This was a whole host of firsts for Orion; second or thirds in the best cases.
I think people who didn’t have a death wish probably would have found a way to launch a minimum viable product before launch, and maybe not tried to tie a digital application to a traditional publishing date. But it was always our goal to make this a publishing project that incorporated the traditional with the non-traditional.
PP: You didn’t just use off the shelf software–you built your own as well. Why was that?
MH: We did, of course, make use of lots of off-the-shelf technology and tools–Wordpress, Kentico, SecureTrading, PayPal, and the like. But in terms of the e-commerce structure and delivery method, it was important to us to build the exact product we did and not compromise on features, and to build a framework that allowed us to wholly own what was built so it could be reused again in the future.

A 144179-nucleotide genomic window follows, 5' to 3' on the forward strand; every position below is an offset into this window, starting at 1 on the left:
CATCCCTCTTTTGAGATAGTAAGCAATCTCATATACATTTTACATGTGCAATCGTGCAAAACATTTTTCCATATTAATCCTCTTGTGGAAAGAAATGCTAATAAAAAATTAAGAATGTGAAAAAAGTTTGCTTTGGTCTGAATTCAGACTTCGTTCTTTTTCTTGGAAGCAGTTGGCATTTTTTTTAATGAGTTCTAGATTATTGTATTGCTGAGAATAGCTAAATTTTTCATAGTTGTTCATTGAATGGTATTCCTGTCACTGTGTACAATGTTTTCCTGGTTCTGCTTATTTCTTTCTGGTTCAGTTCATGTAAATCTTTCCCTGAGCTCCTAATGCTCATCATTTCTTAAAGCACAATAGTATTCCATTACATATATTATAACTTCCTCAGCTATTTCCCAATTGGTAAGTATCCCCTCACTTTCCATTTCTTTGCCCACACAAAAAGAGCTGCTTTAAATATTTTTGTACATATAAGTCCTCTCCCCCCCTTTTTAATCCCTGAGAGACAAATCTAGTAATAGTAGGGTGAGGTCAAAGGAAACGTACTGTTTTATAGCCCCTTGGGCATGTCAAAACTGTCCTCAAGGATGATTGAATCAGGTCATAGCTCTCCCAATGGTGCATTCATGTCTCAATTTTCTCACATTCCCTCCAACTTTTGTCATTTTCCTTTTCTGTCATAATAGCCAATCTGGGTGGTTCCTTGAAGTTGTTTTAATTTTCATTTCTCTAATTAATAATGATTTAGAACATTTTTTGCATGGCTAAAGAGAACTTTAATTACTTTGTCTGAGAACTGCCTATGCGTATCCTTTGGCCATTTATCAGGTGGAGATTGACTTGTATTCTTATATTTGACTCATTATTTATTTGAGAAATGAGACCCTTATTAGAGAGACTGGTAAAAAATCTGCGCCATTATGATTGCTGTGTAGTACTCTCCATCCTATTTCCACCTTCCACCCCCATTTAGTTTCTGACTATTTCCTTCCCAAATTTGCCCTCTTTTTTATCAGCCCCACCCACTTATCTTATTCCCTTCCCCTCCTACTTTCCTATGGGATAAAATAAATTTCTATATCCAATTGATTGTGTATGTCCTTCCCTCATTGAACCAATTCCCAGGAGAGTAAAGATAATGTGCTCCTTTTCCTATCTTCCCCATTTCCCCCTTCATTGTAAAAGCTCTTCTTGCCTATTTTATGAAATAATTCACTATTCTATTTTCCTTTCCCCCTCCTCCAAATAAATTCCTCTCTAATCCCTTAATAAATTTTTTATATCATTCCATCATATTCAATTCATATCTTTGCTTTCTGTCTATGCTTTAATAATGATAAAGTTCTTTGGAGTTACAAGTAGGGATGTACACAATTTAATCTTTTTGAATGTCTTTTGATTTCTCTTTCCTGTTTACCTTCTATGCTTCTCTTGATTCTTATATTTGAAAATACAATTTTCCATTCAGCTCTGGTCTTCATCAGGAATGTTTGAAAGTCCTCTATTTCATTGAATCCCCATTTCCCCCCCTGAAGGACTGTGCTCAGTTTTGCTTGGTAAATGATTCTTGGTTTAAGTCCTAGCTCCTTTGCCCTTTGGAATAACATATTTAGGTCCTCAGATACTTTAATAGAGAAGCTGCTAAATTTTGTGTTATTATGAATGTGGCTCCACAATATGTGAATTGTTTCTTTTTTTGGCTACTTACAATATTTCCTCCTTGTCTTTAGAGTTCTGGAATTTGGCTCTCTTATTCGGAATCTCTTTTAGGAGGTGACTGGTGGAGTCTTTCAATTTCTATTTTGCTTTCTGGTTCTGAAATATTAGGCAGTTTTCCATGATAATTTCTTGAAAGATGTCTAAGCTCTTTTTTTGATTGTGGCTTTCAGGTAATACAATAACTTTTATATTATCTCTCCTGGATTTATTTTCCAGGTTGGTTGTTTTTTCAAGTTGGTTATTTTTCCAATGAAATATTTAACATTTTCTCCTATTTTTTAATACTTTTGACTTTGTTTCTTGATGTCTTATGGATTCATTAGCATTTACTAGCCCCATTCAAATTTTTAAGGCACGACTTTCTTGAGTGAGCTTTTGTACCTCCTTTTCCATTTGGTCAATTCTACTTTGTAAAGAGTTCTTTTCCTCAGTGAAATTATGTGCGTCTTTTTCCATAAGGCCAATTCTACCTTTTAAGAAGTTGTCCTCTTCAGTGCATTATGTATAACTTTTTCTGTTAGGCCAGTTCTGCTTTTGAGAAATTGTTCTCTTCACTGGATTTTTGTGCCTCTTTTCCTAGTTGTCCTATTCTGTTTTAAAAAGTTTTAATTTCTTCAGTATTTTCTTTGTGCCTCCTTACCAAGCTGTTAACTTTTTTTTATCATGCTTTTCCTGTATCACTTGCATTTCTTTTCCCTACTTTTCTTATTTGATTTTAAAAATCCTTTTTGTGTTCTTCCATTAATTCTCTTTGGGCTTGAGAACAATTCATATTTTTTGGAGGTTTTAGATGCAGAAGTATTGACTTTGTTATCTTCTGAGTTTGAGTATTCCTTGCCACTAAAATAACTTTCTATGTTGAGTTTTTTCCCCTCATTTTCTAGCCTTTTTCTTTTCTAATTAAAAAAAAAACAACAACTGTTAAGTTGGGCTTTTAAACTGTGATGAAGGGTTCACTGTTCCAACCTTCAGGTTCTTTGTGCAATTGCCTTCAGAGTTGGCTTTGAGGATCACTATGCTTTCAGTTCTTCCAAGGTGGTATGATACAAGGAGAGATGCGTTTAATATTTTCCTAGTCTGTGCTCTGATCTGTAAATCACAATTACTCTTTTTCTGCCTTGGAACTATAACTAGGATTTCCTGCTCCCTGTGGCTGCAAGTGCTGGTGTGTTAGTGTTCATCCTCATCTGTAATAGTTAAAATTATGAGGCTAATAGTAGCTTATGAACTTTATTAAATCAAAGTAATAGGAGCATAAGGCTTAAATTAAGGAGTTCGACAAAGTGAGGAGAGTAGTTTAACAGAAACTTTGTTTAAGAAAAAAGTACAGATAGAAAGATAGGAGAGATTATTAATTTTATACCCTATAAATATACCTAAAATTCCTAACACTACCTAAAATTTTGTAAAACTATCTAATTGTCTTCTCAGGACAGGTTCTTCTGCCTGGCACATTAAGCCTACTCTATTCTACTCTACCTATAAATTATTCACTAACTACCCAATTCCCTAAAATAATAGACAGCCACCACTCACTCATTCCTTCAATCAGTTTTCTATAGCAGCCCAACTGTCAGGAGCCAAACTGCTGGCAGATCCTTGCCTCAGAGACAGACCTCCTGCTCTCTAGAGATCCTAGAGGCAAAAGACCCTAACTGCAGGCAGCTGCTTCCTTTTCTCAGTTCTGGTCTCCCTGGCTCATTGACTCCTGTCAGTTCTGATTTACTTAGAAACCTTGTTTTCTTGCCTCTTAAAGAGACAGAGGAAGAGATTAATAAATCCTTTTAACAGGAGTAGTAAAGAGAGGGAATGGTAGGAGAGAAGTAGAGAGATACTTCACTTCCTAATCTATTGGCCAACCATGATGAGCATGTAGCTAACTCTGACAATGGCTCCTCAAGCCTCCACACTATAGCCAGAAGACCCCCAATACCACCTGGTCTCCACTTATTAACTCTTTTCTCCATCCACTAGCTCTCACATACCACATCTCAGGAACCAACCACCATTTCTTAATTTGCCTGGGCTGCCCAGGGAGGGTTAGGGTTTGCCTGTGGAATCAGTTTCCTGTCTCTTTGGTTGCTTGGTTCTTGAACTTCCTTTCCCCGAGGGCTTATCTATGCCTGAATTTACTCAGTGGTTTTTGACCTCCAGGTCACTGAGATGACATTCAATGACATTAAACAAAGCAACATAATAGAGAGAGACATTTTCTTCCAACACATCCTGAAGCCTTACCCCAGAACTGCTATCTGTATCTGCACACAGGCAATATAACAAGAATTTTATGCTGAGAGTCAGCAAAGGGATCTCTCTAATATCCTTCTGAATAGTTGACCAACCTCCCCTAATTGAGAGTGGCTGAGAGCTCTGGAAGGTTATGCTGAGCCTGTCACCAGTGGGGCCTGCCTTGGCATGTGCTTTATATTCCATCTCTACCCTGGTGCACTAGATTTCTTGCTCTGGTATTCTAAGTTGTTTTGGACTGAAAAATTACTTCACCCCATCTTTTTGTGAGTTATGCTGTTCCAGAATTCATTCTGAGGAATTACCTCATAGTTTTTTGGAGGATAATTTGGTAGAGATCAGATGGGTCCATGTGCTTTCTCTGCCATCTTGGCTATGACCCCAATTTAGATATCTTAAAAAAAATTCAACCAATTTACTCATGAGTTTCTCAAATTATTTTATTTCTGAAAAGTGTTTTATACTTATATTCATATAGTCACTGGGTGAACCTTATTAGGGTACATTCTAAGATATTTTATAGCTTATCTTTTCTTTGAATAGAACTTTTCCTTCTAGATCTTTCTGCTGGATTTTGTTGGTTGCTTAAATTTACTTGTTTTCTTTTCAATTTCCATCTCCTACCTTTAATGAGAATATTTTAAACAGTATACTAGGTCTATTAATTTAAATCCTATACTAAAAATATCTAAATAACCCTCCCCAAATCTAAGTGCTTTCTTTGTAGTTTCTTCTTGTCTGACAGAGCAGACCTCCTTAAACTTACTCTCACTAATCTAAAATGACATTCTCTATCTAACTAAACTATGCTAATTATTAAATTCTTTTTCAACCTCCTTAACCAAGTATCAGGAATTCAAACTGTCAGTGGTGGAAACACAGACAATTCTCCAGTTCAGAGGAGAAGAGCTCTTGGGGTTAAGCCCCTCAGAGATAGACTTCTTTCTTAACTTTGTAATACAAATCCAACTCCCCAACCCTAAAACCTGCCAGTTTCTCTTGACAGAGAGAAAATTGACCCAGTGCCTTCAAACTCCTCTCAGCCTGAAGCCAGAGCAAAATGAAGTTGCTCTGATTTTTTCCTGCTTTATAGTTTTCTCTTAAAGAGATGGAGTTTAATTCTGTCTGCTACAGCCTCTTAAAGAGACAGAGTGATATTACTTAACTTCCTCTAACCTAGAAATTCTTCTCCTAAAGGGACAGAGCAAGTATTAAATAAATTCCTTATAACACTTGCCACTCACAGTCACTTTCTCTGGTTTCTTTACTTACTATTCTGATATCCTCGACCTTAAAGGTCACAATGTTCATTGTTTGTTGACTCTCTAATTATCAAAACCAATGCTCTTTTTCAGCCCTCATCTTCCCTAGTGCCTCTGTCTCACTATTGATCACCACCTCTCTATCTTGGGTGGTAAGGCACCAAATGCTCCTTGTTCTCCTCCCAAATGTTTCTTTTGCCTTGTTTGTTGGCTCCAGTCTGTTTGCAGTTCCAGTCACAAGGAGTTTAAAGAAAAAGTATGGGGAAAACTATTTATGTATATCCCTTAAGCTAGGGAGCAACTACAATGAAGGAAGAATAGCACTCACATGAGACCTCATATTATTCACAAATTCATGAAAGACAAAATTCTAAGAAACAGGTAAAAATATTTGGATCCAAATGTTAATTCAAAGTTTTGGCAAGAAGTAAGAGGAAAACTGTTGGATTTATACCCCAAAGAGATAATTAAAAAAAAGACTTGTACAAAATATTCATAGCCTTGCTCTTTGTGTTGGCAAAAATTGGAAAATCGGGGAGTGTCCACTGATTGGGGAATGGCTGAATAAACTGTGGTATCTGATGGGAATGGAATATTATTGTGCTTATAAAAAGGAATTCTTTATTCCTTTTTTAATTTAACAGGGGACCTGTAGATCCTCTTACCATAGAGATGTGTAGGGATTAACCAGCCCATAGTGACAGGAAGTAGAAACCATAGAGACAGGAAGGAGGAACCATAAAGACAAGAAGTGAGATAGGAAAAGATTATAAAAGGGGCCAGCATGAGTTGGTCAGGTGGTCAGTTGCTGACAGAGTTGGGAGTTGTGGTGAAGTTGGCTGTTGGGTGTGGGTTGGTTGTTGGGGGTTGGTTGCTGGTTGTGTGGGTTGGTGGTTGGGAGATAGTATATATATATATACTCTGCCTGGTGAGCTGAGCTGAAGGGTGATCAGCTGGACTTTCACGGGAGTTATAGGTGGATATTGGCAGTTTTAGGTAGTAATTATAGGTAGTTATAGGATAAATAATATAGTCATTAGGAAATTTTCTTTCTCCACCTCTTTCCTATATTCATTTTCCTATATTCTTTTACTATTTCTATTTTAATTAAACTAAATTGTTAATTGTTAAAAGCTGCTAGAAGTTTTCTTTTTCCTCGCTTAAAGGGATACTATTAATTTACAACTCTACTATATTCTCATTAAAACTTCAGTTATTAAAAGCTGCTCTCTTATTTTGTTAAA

By selling direct to our readers we’re able to gain a lot more data than we’ve been able to before. We were lucky to find one development partner who shared our vision for the independence of infrastructure–Jen Wilson, Rebecca Winch, and Annette Parry at The Project Factory.
‘A Catch-22 Situation’
PP: A lot of criticism has focused on how successful Belgravia has been as an app. Why in general do you think publishers are so reluctant to release any figures about sales of their digital publications?
“The industry has very comfortable measures of success for physical books that have been refined over hundreds of years.”Marissa Hussey
MH: This is such a Catch-22 situation. There are no standardized measures of success other than internal-facing ones. If you release your data, then you’re almost certainly going to be judged against things you weren’t aiming to be judged against. That’s the fear.
I don’t know what changes that, other than lots of people producing things like this, getting more comfortable with it. And time.